Membership information 1800 509 441
Dentolegal advice 01280 8668

Ask Dental Protection

We receive hundreds of enquires every week, and we publish some of the frequently asked questions on this page.

These may not always provide the complete answer in your own situation, and members are invited to contact us for specific advice.
  • Q
    Does requesting advice affect my annual membership subscription?
    +
    11 December 2017

    tick smallWe actively encourage members to contact us for advice to provide peace of mind and to help prevent a concern or problem escalating.

    tick smallMPS does not use the number of requests for advice as part of its risk assessment of a member. This includes determining their membership subscription.

    tick smallIn exceptional cases, where a request for advice involves facts or circumstances of a highly unusual or unique nature it might trigger a general review of an individual’s risk profile. However, we stress that this would be very unusual.

    So, if you want to discuss a medico-legal issue or need advice on how to prevent a concern or problem escalating, please do let us know - we are only a phone call away.
  • Q
    I am participating in a mouth cancer awareness campaign. Do you have any advice about the screening patients?
    +
    20 September 2017

    Dental Protection has put together a list of top tips for dental teams planning to participate in a mouth cancer awareness campaign.

    Find out more

  • Q
    If I hold a practice open day providing free oral cancer screening, would I be responsible for the patients' dental needs or can I provide just the soft tissue examination and oral cancer advice?
    +
    06 September 2016
    The importance of good communication with members of the public who attend your open day cannot be overestimated. They should be made fully aware of the nature and limitations of the examination which is to take place both verbally and perhaps more usefully in written form.

    Since there are a number of techniques which serve as an adjunct to visual examination, and which may show up an early abnormality, patients should be advised of the scope and limitations of your examination depending on the technique you are proposing to adopt.

    Members of the public who agree to an examination of their mouth should be taken through the consent process before they are examined. They should be reminded of the scope and nature of your examination and whether you will be carrying out a full examination of their teeth and the gingival tissues.

    They should also be made aware at the outset that they may have to provide a medical history as well as a social history which may provide markers for an increased incidence in oral cancer. All this information should be documented in a clinical record for each person you examine. The record should also include personal details such as their name, address, date of birth, etc, together with the results of your examination, which should note both positive and negative findings. The records should be retained in the usual way. If you are using a special examination form this is part of the records and should be retained in the usual way.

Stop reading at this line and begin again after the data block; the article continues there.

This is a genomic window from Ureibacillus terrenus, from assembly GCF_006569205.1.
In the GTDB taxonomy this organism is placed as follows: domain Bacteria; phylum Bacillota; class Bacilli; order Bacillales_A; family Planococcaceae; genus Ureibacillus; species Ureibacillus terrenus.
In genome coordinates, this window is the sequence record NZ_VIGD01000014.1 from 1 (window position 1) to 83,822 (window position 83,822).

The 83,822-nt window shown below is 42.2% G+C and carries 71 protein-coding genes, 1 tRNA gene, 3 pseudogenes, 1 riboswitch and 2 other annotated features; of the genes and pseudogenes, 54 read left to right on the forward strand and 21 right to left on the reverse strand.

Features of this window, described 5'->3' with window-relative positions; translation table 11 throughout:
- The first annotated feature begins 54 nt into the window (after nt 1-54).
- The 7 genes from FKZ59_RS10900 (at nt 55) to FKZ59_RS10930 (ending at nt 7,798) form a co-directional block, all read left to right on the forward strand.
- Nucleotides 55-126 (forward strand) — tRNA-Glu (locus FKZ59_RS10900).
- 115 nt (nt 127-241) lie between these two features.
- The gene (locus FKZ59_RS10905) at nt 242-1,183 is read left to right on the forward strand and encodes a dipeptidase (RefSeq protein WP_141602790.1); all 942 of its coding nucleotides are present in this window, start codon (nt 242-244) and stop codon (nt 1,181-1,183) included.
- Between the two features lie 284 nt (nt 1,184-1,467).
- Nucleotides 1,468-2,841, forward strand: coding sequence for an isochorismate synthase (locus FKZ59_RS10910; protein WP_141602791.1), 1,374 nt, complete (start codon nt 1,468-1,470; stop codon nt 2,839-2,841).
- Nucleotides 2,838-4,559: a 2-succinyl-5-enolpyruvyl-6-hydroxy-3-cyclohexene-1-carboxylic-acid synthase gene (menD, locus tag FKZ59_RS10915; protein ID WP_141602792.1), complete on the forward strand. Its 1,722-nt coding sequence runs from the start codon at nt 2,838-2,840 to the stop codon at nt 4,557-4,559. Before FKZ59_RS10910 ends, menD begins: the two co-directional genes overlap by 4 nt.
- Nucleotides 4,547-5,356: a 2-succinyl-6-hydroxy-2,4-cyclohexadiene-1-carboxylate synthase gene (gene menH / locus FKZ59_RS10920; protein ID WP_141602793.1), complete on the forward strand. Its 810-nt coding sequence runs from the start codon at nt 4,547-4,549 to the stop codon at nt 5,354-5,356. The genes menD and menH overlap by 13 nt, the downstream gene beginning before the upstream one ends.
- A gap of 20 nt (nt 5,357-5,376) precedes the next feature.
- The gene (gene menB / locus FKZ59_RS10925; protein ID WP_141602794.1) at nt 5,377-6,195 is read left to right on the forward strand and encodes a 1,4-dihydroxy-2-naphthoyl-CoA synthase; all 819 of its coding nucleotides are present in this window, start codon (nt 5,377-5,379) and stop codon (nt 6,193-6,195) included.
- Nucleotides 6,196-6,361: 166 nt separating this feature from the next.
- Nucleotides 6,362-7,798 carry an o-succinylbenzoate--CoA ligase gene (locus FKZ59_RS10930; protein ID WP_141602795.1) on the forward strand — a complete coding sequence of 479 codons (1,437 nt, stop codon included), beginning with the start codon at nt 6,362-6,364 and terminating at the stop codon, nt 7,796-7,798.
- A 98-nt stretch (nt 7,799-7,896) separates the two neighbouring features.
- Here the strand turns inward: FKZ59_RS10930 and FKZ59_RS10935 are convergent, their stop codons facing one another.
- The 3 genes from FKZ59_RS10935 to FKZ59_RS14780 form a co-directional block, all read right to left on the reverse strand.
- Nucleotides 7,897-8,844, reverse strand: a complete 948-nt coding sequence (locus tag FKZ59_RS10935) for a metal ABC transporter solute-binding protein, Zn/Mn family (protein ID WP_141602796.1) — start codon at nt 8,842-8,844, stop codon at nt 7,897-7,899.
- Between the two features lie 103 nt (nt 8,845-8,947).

Your duty of care to each person you examine extends to whatever was agreed to be the nature of your examination – hence the importance of defining any limitations at the outset. It would also be desirable to advise patients of the importance of seeing a dentist on a regular basis, especially if they fall into a high risk category.

    In the event of you discovering a suspicious lesion, you will need to discuss with the patient how this should be followed up, stressing stress the importance of referral to a specialist and the need to involve their doctor and also their current dentist (if they have one). A clinical photograph is often helpful to demonstrate the area of concern. In preparation for the open day you should identify the most appropriate referral pathway for your area.
  • Q
    When I am looking to purchase dental practice software, what risk management functionality do I need to look for?
    +
    18 August 2016

    From a risk management perspective, you should look for ease of printing all relevant patient record information, ideally with a single click. Many current computer systems do not easily print out the whole record. It is also important to be able to print out historical information, such as earlier dental charts and periodontal records.

    Many systems currently only print out the most recent chart. As well as the accurate chronological reproducibility of the complete patient record you might also want to consider the ability to print out individual patient treatment plan summaries and pricing that can be offered to the patient to sign at the time of the initial examination.

    In addition the system needs to back up to a remote site to ensure data can be restored following an unexpected system failure or service interruption.